chastised
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Khawar Latif Khan |

Kolkata, 2016. With 19 runs to save in the final over, England was very much in the position of clenching yet another T20 title, when Ben Stokes was hit for 4 back to back sixes, not by a set batsman, not by an experienced hitter, but by a new tail-ender, Carlos Braithwaite. Braithwaite received a huge amount praise, and well-deserved too, for he’d snatched the cup not from the hands but from the mouths of the English. Ben Stokes was criticized, but not for long; not even a year, not even half of it, and everybody forgot that Stokes was hit for four sixes in a row and that too in a World Cup final.

Being made to wear the captain’s armband, when it was no less than a noose, Misbah, with his calm nature, helped the bans-allegations-terror-struck cricket of Pakistan not only to stay alive but also to live up to the standards set in the last decade.

The scene changes, another T20 final, Johannesburg, 2007, this time. The batting side is this close to victory, and the man who’s the reason for the hopes to have stayed alive is still standing. Realizing that he cannot trust the one on the other end, he swings his bat, and just like that, by one single mis-hit, the hopes all die, the dreams are lost, and Pakistan lose the World Cup. Surprisingly, though, nobody praises Joginder Sharma, as they do in the case of Braithwaite, for earning the victory, but they do bash Misbah, and not like Ben Stokes for a few days, no. The criticism continues, and grows with time until as much as a decade passes, that man gives his entire self to the tarnished cricket of this ungrateful nation, but as he retires from all forms of cricket today, we have yet not been able to forgive that one mis-hit of Misbah Ul Haq.

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Being a 90’s kid, I, like most of the Pakistani cricket fans, have always enjoyed the sight of the ball being smacked over the fence or that of the hits so high, they obstructed the glaring floodlights, even if the landing point was in the hands of a fieldsman. But then came Misbah, slow, calm, and steady. While for some aggressive Pakistani fans, he might’ve ‘broken cricket beyond repair’ and have ‘taken the charm out of the game’, for me, he redefined cricket. Being made to wear the captain’s armband, when it was no less than a noose, Misbah, with his calm nature, helped the bans-allegations-terror-struck cricket of Pakistan not only to stay alive but also to live up to the standards set in the last decade. His not-so-aggressive nature, though, was never appreciated by the cricket fanatics of Pakistan.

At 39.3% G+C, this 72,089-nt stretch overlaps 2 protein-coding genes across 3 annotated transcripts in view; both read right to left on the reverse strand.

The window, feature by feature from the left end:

The one thing, the one flaw, which he could never rectify was to stop being so calm and consistent just to please the crowd.

All we have given this veteran is criticism. But let us, for once, reflect upon the times he has proven his worth. We criticized Misbah for being a tuk-tuk, he responded with the fastest test century. We blamed him for not being a good leader, he, despite a crippled batting order and an ever-changing bowling combination, pushed the side to the number one test spot. We bashed him for not standing up to the situation, he stood firm on his crease, while the entire team succumbed to the opponents’ average bowling performances. We chastised him for not winning cups; he gave us the Asia cup. We blamed him for hurting our cricket, he became the best test captain, and that too, without having given the chance to lead his side on his own soil. The one thing, the one flaw, which he could never rectify was to stop being so calm and consistent just to please the crowd.

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Now, as another slog-sweep ends Misbah’s career, the social media is full of MisYou hashtags. It is, though, the ‘Mis’ that we’ll miss the most. Not because he has given us a world cup like Imran Khan, not because he had a long 10,000-run test career, but because our cricket fans will lose a target that had been standing there for long. Never again, will the side be 4 down on 30 and still end up posting a decent total on the scoreboard. Never again, will the entire batting order crumble, while that one man will still be standing on to the crease, keeping the hopes alive. Never again, will the whole team fail, while receiving the criticism there’ll be that one face of Mr. Consistent-ul-Haq. Never again, will this cricketing nation witness a 42-year-old’s young performance. Never again, will we get a chance to disgrace our hero. Never again, will we be as ungrateful to anyone as we’ve been to Misbah ul Haq.

The views expressed in this article are the author’s own and do not necessarily reflect Global Village Space’s editorial policy.

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